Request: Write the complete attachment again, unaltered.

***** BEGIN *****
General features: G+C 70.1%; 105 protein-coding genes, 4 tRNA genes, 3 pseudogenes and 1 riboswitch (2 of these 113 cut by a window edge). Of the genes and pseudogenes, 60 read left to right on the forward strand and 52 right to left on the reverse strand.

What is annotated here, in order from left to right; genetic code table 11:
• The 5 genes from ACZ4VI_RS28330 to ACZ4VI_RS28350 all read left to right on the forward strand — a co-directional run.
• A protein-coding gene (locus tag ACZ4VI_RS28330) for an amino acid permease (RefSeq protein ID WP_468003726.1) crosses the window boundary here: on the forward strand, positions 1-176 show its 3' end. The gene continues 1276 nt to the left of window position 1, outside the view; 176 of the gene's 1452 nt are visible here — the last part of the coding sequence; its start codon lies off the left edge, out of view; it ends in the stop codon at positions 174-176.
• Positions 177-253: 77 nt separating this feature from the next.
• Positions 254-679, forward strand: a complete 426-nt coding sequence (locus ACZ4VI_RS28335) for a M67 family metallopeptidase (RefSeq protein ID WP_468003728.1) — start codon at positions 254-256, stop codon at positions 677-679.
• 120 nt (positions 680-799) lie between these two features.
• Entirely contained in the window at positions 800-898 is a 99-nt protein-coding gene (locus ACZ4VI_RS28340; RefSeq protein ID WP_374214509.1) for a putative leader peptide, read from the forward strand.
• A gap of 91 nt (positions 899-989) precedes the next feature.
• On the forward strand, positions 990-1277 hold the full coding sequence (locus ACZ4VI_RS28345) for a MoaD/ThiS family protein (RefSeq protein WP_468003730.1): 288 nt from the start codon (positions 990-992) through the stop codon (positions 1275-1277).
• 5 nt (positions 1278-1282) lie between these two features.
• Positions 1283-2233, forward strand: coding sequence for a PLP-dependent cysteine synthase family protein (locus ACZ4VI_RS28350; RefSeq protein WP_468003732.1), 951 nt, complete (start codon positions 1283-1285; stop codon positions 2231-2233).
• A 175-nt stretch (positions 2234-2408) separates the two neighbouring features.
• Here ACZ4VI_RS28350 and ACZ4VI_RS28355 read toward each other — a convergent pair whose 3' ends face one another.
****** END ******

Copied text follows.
General features: G+C 70.1%; 105 protein-coding genes, 4 tRNA genes, 3 pseudogenes and 1 riboswitch (2 of these 113 cut by a window edge). Of the genes and pseudogenes, 60 read left to right on the forward strand and 52 right to left on the reverse strand.

What is annotated here, in order from left to right; genetic code table 11:
• The 5 genes from ACZ4VI_RS28330 to ACZ4VI_RS28350 all read left to right on the forward strand — a co-directional run.
• A protein-coding gene (locus tag ACZ4VI_RS28330) for an amino acid permease (RefSeq protein ID WP_468003726.1) crosses the window boundary here: on the forward strand, positions 1-176 show its 3' end. The gene continues 1276 nt to the left of window position 1, outside the view; 176 of the gene's 1452 nt are visible here — the last part of the coding sequence; its start codon lies off the left edge, out of view; it ends in the stop codon at positions 174-176.
• Positions 177-253: 77 nt separating this feature from the next.
• Positions 254-679, forward strand: a complete 426-nt coding sequence (locus ACZ4VI_RS28335) for a M67 family metallopeptidase (RefSeq protein ID WP_468003728.1) — start codon at positions 254-256, stop codon at positions 677-679.
• 120 nt (positions 680-799) lie between these two features.
• Entirely contained in the window at positions 800-898 is a 99-nt protein-coding gene (locus ACZ4VI_RS28340; RefSeq protein ID WP_374214509.1) for a putative leader peptide, read from the forward strand.
• A gap of 91 nt (positions 899-989) precedes the next feature.
• On the forward strand, positions 990-1277 hold the full coding sequence (locus ACZ4VI_RS28345) for a MoaD/ThiS family protein (RefSeq protein WP_468003730.1): 288 nt from the start codon (positions 990-992) through the stop codon (positions 1275-1277).
• 5 nt (positions 1278-1282) lie between these two features.
• Positions 1283-2233, forward strand: coding sequence for a PLP-dependent cysteine synthase family protein (locus ACZ4VI_RS28350; RefSeq protein WP_468003732.1), 951 nt, complete (start codon positions 1283-1285; stop codon positions 2231-2233).
• A 175-nt stretch (positions 2234-2408) separates the two neighbouring features.
• Here ACZ4VI_RS28350 and ACZ4VI_RS28355 read toward each other — a convergent pair whose 3' ends face one another.